This is demonstrated through recent quantitative analysis. The Peterson Institute for International Economics (PIIE) and the World Bank offer the most comprehensive studies so far. PIIE provides an in-depth analysis of the TPP text and uses a computable general equilibrium (CGE) model to forecast the effects on global growth and trade over the next fifteen years. Their results show that annual exports for TPP members will increase by $1.025 billion (11.5 percent), while inward foreign direct investment increases by $446 billion (3.5 percent) and real income by $465 billion (1.1 percent). [3] Research by the World Bank forecast the economic effects of the TPP over the same time horizon. Their modeling exercise shows an increase in GDP between 0.4 and 10 percent for TPP members, and an increase in exports between 5 to 30 percent by 2030. [4] Although each study uses different methodologies and varying assumptions, they both conclude that the benefits from tariff liberalization, streamlining non-tariff measures, and removing FDI barriers will have positive overall effects for member countries and limit possible negative spillover effects for nonmembers.

Beyond the quantitative payoffs from the TPP, the agreement has important structural implications for the global trade architecture. First, the TPP closes a number of “missing links” in the global FTA network. Second, it addresses the need for convergence among the overlapping FTAs already in place. Finally, it tackles the issues of updating the rules of the international trade game.

FTAs have proliferated over the past two decades and have created a vast network of bilateral and plurilaterals agreements that connect different trading partners and regions. Despite this progress missing links still exist between major developed economies (e.g., European Union (EU), U.S., and Japan), between key developing economies (e.g., Brazil, India, and China), and among developed and developing economies like the U.S. and EU with Brazil, China, or India. The TPP contributes to closing these gaps by bringing together two of the world’s foremost economic powerhouses: the U.S. and Japan. The importance of closing this gap is twofold. First, it brings trade and investment relations between the two countries under a formal, legal framework that establishes rules for more fair and effective trade practices. Second, it sets a precedent for future negotiations between countries that may not have pursued partnerships in the past due to perceived obstacles between themselves and their trade partners. 

The TPP also connects important developed and developing countries (e.g., Mexico and Singapore), as well as developing countries with one another (e.g., Mexico and Vietnam). Making these connections is important given the shift in global trade patterns that has occurred during the last five to 10 years. During this time period emerging and developing countries (EDCs)—Asian economies in particular—have become increasingly important players in international trade, which has fueled an increase in the levels of North-South and South-South trade. For example, in 1990 South-South trade accounted for less than 5 percent of world trade; in 2013 it had grown nearly fourfold, and now makes up almost 20 percent of world trade. [5] Bringing trade relations between these regions into a formal framework like the TPP will not only create new market opportunities, it will also make trade transactions more efficient by streamlining policies and procedures.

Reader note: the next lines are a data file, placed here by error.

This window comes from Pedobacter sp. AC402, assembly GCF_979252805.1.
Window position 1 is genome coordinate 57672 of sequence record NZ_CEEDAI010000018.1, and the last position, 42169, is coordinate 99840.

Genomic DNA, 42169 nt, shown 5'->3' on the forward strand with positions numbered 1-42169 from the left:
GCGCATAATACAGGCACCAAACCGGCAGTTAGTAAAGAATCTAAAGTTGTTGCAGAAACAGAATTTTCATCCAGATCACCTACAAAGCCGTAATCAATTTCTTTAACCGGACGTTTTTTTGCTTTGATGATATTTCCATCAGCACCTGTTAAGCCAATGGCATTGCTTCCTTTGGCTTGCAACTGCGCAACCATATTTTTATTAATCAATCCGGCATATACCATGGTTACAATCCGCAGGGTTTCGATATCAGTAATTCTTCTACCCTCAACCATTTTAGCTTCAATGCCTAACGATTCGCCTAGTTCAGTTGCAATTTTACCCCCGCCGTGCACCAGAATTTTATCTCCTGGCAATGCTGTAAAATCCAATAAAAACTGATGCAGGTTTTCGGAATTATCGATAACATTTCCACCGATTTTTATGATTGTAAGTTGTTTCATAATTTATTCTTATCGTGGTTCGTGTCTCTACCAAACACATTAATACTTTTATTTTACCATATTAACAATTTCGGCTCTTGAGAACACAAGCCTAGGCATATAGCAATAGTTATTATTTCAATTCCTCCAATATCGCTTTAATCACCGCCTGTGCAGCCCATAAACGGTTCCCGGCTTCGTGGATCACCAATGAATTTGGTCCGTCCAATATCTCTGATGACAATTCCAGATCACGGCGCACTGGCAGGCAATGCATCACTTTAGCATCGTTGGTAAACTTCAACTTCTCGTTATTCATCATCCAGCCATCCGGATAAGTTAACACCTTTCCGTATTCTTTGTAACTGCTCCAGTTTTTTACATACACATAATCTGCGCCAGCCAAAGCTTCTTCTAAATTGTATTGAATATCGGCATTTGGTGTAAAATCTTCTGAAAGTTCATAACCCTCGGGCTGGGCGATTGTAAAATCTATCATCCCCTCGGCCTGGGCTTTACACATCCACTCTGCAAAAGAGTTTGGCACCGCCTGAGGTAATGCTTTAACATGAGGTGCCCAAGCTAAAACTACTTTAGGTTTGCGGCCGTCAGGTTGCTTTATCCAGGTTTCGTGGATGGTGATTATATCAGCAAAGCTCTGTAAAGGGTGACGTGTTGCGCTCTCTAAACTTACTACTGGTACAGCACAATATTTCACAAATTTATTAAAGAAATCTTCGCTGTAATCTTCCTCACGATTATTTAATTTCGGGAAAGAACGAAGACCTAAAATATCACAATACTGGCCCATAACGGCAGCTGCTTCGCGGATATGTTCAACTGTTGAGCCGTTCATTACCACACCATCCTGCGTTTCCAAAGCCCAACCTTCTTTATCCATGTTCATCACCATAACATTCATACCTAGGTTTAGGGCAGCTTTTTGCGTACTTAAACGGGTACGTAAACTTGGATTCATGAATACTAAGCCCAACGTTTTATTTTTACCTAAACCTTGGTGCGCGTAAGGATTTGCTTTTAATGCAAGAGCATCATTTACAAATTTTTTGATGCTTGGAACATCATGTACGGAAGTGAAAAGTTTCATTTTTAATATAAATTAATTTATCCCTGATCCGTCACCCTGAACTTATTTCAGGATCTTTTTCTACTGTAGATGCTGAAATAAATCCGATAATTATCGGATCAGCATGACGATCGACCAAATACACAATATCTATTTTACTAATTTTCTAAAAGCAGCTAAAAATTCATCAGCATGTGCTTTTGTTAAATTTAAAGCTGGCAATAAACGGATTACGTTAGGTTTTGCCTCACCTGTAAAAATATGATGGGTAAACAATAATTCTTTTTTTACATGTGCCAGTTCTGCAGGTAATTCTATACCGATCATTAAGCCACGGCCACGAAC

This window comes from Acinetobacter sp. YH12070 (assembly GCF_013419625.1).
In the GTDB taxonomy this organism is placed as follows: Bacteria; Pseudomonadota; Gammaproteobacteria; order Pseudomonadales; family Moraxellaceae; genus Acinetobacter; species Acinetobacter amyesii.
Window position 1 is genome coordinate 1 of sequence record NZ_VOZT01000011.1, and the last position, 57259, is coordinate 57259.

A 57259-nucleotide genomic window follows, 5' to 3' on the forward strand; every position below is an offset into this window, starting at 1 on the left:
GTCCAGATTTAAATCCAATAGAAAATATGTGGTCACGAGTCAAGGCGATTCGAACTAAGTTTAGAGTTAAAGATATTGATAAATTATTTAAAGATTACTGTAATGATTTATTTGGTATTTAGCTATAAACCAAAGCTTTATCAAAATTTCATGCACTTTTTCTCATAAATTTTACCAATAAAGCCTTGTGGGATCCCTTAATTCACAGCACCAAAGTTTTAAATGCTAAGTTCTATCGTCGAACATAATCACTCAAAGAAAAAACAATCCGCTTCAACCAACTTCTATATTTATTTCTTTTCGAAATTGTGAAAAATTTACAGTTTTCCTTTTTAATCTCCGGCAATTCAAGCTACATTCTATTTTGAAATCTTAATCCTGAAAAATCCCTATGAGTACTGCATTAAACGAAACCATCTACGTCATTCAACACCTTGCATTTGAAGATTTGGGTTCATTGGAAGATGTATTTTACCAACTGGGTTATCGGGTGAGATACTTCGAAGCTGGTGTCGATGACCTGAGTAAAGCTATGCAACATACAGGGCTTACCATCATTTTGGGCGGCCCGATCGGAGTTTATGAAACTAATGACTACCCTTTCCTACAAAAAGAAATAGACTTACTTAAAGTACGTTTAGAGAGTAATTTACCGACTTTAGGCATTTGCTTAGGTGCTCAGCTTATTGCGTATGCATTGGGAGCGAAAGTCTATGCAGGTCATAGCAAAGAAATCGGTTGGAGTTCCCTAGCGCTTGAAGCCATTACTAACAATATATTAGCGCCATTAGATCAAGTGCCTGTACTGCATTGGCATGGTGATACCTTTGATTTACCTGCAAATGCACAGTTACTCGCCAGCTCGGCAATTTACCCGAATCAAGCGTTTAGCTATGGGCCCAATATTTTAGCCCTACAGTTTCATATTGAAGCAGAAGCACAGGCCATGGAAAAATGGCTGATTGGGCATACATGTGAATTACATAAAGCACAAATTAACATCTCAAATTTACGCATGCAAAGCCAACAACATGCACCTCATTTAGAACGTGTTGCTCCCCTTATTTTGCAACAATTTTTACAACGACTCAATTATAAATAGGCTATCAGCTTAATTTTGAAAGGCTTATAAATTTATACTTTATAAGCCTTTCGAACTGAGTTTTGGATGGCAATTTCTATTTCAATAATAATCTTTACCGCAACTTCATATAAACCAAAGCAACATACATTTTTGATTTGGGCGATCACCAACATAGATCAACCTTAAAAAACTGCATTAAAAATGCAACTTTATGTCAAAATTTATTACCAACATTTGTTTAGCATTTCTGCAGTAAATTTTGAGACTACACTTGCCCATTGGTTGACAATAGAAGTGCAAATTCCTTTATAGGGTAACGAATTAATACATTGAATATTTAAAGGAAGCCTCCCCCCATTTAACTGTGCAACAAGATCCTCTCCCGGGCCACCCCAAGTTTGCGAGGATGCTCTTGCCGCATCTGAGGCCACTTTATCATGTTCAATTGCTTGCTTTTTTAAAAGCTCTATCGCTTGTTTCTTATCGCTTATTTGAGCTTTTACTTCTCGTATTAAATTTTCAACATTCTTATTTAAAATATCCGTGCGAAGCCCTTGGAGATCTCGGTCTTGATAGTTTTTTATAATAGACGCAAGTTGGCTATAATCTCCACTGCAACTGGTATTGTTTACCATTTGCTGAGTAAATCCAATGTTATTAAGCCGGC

The second structural issue affecting the global trade architecture is the increasing importance of global value chains (GVCs) in trade. GVCs fragment production across multiple actors, in multiple countries, and require multinational firms to delegate part of their production to foreign affiliates. This means that more and more firms are operating in a variety of countries than ever before. It also presents significant new opportunities for those countries, as it allows them to participate in one part of an international production network without having to build the entire supply chain domestically. At the same time, this structure of production highlights the need to streamline processes, and align rules and regulations. Multiple overlapping rules can impose additional trade barriers and unnecessary costs. For example, the existence of overlapping rules of origin (ROO)—the rules that determine the criteria for a good to be eligible for preferential treatment under a particular trade agreement—can deter companies from locating production in a certain country and affect the ability of firms to take advantage of preferential market access. This issue is especially acute under the current trading system, whereby a final good crosses multiple borders and goes through numerous stages of production before it reaches its final destination market. It is more important still under the TPP framework, where there is a large existing network of FTAs among members (see Table 1). Ten of the 12 countries have FTAs in place with at least half of the TPP members, and more than 80 percent of trade is already covered under these existing bilateral FTAs.